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This line chart shows U.S. debt interest payments over modern history.

U.S. Debt Interest Payments Reach $1 Trillion

This was originally posted on our Voronoi app. Download the app for free on iOS or Android and discover incredible data-driven charts from a variety of trusted sources.

The cost of paying for America’s national debt crossed the $1 trillion dollar mark in 2023, driven by high interest rates and a record $34 trillion mountain of debt.

Over the last decade, U.S. debt interest payments have more than doubled amid vast government spending during the pandemic crisis. As debt payments continue to soar, the Congressional Budget Office (CBO) reported that debt servicing costs surpassed defense spending for the first time ever this year.

This graphic shows the sharp rise in U.S. debt payments, based on data from the Federal Reserve.

A $1 Trillion Interest Bill, and Growing

Below, we show how U.S. debt interest payments have risen at a faster pace than at another time in modern history:

DateInterest PaymentsU.S. National Debt
2023$1.0T$34.0T
2022$830B$31.4T
2021$612B$29.6T
2020$518B$27.7T
2019$564B$23.2T
2018$571B$22.0T
2017$493B$20.5T
2016$460B$20.0T
2015$435B$18.9T
2014$442B$18.1T
2013$425B$17.2T
2012$417B$16.4T
2011$433B$15.2T
2010$400B$14.0T
2009$354B$12.3T
2008$380B$10.7T
2007$414B$9.2T
2006$387B$8.7T
2005$355B$8.2T
2004$318B$7.6T
2003$294B$7.0T
2002$298B$6.4T
2001$318B$5.9T
2000$353B$5.7T
1999$353B$5.8T
1998$360B$5.6T
1997$368B$5.5T
1996$362B$5.3T
1995$357B$5.0T
1994$334B$4.8T
1993$311B$4.5T
1992$306B$4.2T
1991$308B$3.8T
1990$298B$3.4T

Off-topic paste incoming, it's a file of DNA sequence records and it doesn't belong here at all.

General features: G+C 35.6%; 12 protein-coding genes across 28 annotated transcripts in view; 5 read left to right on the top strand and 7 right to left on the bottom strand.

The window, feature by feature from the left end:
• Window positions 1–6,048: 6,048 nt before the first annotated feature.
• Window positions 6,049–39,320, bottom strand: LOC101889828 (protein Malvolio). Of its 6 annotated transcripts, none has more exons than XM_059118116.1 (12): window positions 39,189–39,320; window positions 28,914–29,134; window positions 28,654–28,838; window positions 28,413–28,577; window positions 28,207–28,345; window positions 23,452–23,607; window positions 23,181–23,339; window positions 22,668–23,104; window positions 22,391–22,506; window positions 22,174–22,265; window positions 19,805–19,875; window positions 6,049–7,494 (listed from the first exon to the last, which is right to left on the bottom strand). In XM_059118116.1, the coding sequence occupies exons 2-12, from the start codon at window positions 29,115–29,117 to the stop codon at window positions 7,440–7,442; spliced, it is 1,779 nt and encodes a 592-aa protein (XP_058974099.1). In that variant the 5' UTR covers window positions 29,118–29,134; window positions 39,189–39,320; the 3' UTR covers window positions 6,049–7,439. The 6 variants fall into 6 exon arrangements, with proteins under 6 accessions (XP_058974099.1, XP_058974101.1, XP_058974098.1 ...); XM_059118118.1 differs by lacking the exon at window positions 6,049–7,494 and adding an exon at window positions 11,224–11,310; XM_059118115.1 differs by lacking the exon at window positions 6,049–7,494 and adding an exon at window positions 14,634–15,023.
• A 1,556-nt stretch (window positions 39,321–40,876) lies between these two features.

1989$275B$3.0T
1988$254B$2.7T
1987$240B$2.4T
1986$225B$2.2T
1985$219B$1.9T
1984$205B$1.7T
1983$176B$1.4T
1982$157B$1.2T
1981$142B$1.0T
1980$113B$930.2B
1979$96B$845.1B
1978$84B$789.2B
1977$69B$718.9B
1976$61B$653.5B
1975$55B$576.6B
1974$50B$492.7B
1973$45B$469.1B
1972$39B$448.5B
1971$36B$424.1B
1970$35B$389.2B
1969$30B$368.2B
1968$25B$358.0B
1967$23B$344.7B
1966$21B$329.3B

Interest payments represent seasonally adjusted annual rate at the end of Q4.

At current rates, the U.S. national debt is growing by a remarkable $1 trillion about every 100 days, equal to roughly $3.6 trillion per year.

As the national debt has ballooned, debt payments even exceeded Medicaid outlays in 2023—one of the government’s largest expenditures. On average, the U.S. spent more than $2 billion per day on interest costs last year. Going further, the U.S. government is projected to spend a historic $12.4 trillion on interest payments over the next decade, averaging about $37,100 per American.

Exacerbating matters is that the U.S. is running a steep deficit, which stood at $1.1 trillion for the first six months of fiscal 2024. This has accelerated due to the 43% increase in debt servicing costs along with a $31 billion dollar increase in defense spending from a year earlier. Additionally, a $30 billion increase in funding for the Federal Deposit Insurance Corporation in light of the regional banking crisis last year was a major contributor to the deficit increase.

Overall, the CBO forecasts that roughly 75% of the federal deficit’s increase will be due to interest costs by 2034.